May 26, 2022: According to a report by AP, China wants 10 small Pacific nations to endorse a sweeping agreement covering everything from security to fisheries in what one leader warns is a “game-changing” bid by Beijing to wrest control of the region.
According to a draft of the document as seen by the AP, China wants to train Pacific police officers, team up on “traditional and non-traditional security” and expand law enforcement cooperation.
China also wants to jointly develop a marine plan for fisheries, which would include the Pacific’s lucrative tuna catch, increase cooperation on running the region’s internet networks and set up cultural Confucius Institutes and classrooms.
China also mentions the possibility of setting up a free trade area with the Pacific nations.
China’s move comes as Foreign Minister Wang Yi and a 20-person delegation begin a visit to the region this week.
In Washington, US State Department spokesperson Ned Price expressed concern on Wednesday about China’s intentions, saying Beijing might use the proposed accords to take advantage of the islands and destabilise the region.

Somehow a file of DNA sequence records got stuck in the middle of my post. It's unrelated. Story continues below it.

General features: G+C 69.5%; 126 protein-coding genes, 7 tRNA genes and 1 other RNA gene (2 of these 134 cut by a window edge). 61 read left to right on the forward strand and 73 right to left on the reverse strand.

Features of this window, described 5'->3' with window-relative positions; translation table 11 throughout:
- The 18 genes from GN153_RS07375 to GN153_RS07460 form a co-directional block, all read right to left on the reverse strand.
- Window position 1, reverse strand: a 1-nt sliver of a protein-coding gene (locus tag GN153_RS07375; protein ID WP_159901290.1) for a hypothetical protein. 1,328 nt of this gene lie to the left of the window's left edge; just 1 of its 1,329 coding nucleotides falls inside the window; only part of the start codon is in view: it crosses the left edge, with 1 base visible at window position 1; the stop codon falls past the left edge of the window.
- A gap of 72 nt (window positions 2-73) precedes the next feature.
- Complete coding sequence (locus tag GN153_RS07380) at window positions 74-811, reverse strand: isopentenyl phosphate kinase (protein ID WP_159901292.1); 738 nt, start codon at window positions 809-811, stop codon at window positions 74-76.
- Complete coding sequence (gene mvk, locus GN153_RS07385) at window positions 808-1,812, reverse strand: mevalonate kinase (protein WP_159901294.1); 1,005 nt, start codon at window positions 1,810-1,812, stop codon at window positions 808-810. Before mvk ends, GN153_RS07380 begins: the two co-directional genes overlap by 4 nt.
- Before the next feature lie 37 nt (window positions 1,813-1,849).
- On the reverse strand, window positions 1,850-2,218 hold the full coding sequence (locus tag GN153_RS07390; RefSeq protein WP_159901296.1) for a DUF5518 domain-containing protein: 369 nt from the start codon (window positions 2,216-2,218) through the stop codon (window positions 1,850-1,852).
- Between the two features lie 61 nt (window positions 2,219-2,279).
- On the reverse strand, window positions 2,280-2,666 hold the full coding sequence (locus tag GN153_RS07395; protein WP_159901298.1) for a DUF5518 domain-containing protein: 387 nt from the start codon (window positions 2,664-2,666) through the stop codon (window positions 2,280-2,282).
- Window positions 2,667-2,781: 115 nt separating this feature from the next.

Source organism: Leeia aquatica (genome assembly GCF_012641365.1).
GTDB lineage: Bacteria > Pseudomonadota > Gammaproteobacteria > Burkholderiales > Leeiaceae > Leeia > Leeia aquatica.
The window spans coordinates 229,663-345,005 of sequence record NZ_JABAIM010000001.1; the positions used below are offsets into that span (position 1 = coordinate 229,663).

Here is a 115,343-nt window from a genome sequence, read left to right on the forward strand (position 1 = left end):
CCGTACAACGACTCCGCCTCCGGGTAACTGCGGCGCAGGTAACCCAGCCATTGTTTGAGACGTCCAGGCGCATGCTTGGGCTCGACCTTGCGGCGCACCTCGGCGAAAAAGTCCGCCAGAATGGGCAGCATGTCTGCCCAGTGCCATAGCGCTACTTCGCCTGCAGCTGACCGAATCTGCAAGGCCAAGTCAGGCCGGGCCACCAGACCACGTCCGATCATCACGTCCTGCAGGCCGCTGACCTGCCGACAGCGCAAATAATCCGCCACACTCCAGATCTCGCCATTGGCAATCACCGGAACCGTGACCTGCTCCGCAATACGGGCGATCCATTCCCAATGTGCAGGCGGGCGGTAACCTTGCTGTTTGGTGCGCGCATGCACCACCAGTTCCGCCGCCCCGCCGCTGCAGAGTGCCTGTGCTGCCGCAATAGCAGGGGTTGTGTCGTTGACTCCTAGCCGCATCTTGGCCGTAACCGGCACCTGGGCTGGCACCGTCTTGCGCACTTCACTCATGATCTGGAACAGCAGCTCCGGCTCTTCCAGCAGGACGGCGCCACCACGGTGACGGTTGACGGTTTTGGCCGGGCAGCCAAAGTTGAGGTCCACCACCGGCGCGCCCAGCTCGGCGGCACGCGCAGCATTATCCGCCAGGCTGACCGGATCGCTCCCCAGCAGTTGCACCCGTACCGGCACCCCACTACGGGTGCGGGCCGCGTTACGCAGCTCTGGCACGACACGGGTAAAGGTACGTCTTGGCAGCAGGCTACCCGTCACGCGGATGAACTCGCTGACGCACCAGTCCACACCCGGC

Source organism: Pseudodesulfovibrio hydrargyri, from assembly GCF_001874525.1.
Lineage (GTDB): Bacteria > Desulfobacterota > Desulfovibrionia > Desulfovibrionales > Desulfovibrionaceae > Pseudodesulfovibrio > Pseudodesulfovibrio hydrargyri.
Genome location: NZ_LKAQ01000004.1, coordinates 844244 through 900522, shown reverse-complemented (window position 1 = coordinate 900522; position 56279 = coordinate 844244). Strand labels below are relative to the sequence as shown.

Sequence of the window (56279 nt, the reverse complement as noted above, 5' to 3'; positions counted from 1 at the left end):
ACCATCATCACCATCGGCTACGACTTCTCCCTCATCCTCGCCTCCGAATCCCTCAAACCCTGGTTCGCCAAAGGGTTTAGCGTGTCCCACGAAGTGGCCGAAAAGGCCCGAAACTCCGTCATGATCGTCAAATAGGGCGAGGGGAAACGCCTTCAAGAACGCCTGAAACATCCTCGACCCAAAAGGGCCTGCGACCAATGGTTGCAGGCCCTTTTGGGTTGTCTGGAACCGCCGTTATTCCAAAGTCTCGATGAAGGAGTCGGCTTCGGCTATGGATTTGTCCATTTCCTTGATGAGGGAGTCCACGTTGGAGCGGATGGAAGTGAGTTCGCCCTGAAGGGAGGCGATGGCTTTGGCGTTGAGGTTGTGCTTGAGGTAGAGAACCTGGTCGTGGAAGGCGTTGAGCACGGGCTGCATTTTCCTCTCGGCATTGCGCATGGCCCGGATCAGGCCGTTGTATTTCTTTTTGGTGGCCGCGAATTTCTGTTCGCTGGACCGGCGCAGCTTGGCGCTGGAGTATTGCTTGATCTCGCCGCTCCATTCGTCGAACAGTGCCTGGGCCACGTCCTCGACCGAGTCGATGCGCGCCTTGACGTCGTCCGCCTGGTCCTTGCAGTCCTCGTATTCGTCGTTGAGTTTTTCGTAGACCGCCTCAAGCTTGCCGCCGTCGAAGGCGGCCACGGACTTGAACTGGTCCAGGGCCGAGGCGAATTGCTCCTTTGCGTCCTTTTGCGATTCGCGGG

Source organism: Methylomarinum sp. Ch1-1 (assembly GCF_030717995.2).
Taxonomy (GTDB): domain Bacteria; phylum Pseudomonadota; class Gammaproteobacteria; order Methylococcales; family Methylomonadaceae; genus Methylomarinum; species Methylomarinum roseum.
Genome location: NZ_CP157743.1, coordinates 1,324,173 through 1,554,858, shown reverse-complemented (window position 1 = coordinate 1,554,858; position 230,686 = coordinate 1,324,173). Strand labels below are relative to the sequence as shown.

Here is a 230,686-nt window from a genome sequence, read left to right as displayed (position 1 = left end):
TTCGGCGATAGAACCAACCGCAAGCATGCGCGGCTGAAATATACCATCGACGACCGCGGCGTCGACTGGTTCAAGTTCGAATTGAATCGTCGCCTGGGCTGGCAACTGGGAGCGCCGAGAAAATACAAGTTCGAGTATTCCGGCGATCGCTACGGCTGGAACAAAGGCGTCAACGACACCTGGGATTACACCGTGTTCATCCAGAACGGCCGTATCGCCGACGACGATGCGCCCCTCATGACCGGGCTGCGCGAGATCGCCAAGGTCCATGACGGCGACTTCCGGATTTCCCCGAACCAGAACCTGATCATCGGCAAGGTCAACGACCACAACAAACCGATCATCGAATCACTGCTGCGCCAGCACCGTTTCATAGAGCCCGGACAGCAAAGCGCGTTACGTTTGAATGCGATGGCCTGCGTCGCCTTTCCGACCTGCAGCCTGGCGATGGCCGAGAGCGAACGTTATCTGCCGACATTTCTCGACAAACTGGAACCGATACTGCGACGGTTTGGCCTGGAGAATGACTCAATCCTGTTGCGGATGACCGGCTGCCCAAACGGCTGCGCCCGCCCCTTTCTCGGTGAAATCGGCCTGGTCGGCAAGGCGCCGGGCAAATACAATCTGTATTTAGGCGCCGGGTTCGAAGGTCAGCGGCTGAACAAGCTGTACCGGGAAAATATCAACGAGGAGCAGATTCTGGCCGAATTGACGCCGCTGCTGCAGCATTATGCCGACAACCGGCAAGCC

“We are concerned that these reported agreements may be negotiated in a rushed, nontransparent process,” Price told reporters.
China’s Wang is visiting seven of the countries he hopes will endorse the “Common Development Vision” — the Solomon Islands, Kiribati, Samoa, Fiji, Tonga, Vanuatu and Papua New Guinea.
Wang is also holding virtual meetings with the other three potential signatories, the Cook Islands, Niue and the Federated States of Micronesia.
Micronesia’s President, David Panuelo, has told leaders of the other Pacific nations his nation won’t endorse the plan, warning it would needlessly heighten geopolitical tensions and threaten regional stability. The country is finding itself increasingly caught between the competing interests of Washington and Beijing.
Micronesia has close ties to the US through a Compact of Free Association. But it also has what Panuelo describes in his letter as a “Great Friendship” with China that he hopes will continue despite his opposition to the agreement.
The agreement says the countries will strengthen “cooperation in the fields of traditional and non-traditional security” and will “expand law enforcement cooperation, jointly combat transnational crime, and establish a dialog mechanism on law enforcement capacity and police cooperation.”
The agreement would also see the nations “expand exchanges between governments, legislatures and political parties.”
The draft agreement also stipulates that the Pacific countries “firmly abide” by the one-China principle, under which Taiwan, a self-ruled island democracy, is considered by Beijing to be part of China.
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